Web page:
On the day I wrote this, we had an argument after having one of those moments. I was rather pissed at you for forgetting to show up when we planned to have lunch together and you demanded why I was like that when you thought things were so good between us.

It wasn’t good between us.

It was convenient. For you, mostly.

And I’m never going to degrade myself like that anymore.

My Friend, the Stargazer

Extraordinary (adj.) – beyond what is usual or ordinary; exceptional in character; the perfect word for someone who isn’t perfect but might as well be

She is beautiful and free-spirited. She’s amazingly exquisite yet endearingly clumsy at the same time. She loves with her whole heart and lives with her whole soul. True enough, everyone loves her… except one.

One isn’t really a significant number. In most cases, more is always better. In terms of people, however, it can be quite tricky. You see, people can’t really choose who to make their hearts beat. All I know is that for each person, there is only one. It’s normal though to mistake someone for being that one.

She surely has.

If you can look into her heart, you will see a tiny hole right in the middle. But tiny as it may be, it seems as though it controls everything in her, forcing her to cry when she’s all out of tears, making her feel extremely lonely when she’s surrounded by people, pushing her to her breaking point when she’s much stronger than that and compelling her to look at just one star every night.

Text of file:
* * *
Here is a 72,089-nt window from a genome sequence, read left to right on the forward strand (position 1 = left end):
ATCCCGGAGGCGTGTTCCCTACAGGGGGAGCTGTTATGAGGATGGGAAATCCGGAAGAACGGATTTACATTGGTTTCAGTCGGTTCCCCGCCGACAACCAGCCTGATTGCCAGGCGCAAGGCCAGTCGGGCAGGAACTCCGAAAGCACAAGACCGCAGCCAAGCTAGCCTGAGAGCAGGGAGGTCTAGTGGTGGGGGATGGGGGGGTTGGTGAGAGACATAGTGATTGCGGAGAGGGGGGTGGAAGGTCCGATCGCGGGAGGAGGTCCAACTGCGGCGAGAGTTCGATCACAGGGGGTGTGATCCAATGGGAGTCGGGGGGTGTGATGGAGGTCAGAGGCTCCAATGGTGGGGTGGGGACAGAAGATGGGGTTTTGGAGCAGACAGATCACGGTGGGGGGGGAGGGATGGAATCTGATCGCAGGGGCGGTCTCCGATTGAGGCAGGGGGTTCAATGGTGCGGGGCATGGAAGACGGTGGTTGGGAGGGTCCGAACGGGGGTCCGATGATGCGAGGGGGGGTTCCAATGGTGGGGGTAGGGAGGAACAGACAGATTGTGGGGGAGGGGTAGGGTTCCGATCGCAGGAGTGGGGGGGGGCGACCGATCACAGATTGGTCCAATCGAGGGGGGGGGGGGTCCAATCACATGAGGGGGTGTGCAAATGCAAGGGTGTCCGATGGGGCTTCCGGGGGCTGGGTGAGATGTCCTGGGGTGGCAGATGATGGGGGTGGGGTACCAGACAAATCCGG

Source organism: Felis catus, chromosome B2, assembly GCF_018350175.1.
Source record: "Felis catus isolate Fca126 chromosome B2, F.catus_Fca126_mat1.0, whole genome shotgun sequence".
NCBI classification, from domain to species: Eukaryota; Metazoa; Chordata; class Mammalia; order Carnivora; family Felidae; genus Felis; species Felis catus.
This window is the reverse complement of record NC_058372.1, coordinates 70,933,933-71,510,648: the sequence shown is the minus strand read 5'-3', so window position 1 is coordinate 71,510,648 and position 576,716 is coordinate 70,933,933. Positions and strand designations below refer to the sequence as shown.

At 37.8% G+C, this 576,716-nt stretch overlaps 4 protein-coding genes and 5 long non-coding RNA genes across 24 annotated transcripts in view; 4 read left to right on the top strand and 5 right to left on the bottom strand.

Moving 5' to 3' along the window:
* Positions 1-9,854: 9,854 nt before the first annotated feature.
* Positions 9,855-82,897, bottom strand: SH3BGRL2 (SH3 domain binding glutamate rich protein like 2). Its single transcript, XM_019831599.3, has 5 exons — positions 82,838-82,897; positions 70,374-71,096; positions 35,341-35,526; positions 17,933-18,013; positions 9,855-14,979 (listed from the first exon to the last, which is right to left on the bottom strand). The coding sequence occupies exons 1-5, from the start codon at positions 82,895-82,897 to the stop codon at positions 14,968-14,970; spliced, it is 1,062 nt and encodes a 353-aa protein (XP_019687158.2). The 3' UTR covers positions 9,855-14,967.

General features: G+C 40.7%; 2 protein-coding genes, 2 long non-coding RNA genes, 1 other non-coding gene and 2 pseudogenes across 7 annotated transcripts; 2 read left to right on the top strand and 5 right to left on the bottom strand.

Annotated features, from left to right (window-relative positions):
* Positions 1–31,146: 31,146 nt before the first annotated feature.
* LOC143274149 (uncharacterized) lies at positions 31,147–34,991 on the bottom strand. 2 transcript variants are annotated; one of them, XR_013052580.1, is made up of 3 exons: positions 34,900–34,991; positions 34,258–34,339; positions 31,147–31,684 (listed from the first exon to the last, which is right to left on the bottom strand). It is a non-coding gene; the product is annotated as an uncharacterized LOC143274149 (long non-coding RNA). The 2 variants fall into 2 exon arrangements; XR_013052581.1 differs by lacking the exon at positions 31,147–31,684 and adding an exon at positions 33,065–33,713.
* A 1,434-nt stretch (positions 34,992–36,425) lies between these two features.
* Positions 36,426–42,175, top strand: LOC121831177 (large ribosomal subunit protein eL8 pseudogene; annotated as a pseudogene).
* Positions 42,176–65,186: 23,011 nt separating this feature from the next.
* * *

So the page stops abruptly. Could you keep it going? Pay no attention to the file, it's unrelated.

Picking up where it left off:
A stargazer.

Stargazer (n.) – a person who gazes at stars; a daydreamer; the perfect word for someone who isn’t perfect but might as well be, yet fails to realize it

At first, I never really understood why she looks at just one when they all look alike. It’s nothing special nor does it stand out. Truth be told, she’s really just staring at a different star each night.

But then it hit me. Just one. She gazes at the star as though she’s reaching out for him with her pleading eyes.

And when I look into the Stargazer’s eyes filled with longing and pain, I feel like I have this responsibility to tell her the awful truth about the stars. Often I wonder what it is with stars that make people wish upon them. Yes, stars do seem pretty from afar. But when you get too close, you’ll burn.